The outcome of a contest between 2 unfamiliar pigs can have an impact on their attitude towards subsequent aggressive encounters, according to new research.
While aggressive pigs are less likely to learn from losing a fight, non-aggressive pigs are significantly more affected by winning or losing a social conflict. The aim of the study, published in the peer-reviewed journalApplied Animal Behaviour Science, was to improve the welfare of pigs on commercial farms where aggression can lead to injury, social stress, poor growth and a drop in immunity.
The study was carried out by scientists from Scotland’s Rural College (SRUC), UK; Queen’s University Belfast, UK; University of Edinburgh, UK; and the Polish Academy of Sciences.
In a press release by SRUC, it was explained that the scientists used the qualitative behaviour assessment (QBA) method – which assesses the body language of animals in different situations – to record the emotional state of the pigs in a dynamic social situation, especially when confronted with unfamiliar pigs.
Using ear posture, direction of gaze and vocalisations such as grunts and squeals, the team of researchers measured how personality (aggressiveness towards an intruder) and the experience of winning or losing a contest when paired with an unfamiliar pig, influenced how the animals felt when they were next put back into the ‘unfamiliar pairs’ situation.
Rather than being fearless and over-confident, they found highly aggressive pigs showed more negative emotions than low aggressive pigs when confronted with a strange pig. They were also less likely to learn from past defeat.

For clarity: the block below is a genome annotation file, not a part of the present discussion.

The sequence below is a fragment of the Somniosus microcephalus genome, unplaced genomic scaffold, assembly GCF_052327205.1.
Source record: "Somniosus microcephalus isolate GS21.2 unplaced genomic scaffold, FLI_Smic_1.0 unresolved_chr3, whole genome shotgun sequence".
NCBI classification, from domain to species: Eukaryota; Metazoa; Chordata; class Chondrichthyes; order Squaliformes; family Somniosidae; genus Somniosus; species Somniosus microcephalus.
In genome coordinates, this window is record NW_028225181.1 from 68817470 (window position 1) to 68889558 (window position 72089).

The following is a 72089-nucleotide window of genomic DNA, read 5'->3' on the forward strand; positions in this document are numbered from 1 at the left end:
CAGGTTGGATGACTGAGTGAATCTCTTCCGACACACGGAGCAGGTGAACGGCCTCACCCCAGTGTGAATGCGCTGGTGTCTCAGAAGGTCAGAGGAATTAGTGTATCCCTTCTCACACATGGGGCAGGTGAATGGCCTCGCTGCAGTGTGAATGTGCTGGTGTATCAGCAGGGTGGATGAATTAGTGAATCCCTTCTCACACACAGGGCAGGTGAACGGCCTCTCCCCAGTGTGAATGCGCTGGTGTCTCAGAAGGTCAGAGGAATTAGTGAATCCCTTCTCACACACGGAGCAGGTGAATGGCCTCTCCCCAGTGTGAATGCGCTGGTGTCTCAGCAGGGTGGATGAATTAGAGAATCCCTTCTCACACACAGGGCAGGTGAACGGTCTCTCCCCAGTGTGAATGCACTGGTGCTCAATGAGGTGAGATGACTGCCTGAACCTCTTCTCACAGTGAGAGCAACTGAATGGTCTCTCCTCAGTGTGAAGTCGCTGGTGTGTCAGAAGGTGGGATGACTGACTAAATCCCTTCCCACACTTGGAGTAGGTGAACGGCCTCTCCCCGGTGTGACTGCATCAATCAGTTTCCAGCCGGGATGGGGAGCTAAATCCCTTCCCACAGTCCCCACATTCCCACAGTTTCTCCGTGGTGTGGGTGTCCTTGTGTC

SRUC researcher Dr Emma Baxter recently spoke at a Pig Progress webinar devoted to Free Farrowing, which can be viewed here in its entirety
Lead researcher Lucy Oldham, a postgraduate research student at SRUC, said in the press release: “A key aim of this study was to find out what being an aggressive pig is like for the pig – which is really important when it comes to solving the problem of aggression on farms.
“Our results show that the welfare of both aggressive and non-aggressive pigs suffers. It is therefore advantageous for all animals if we can find ways to reduce their aggressiveness by providing social and physical environments that encourage their best natures.”
The study in Applied Animal Behaviour Science was authored by Lucy Oldham, Marianne Farish, Francoise Wemelsfelder and Simon P. Turner, SRUC; Gareth Arnott, Queen’s University Belfast, Northern Ireland, UK; Irene Camerlink, Polish Academy of Sciences, Poland; Andrea Doeschl-Wilson, Roslin Institute, University of Edinburgh, Scotland, UK.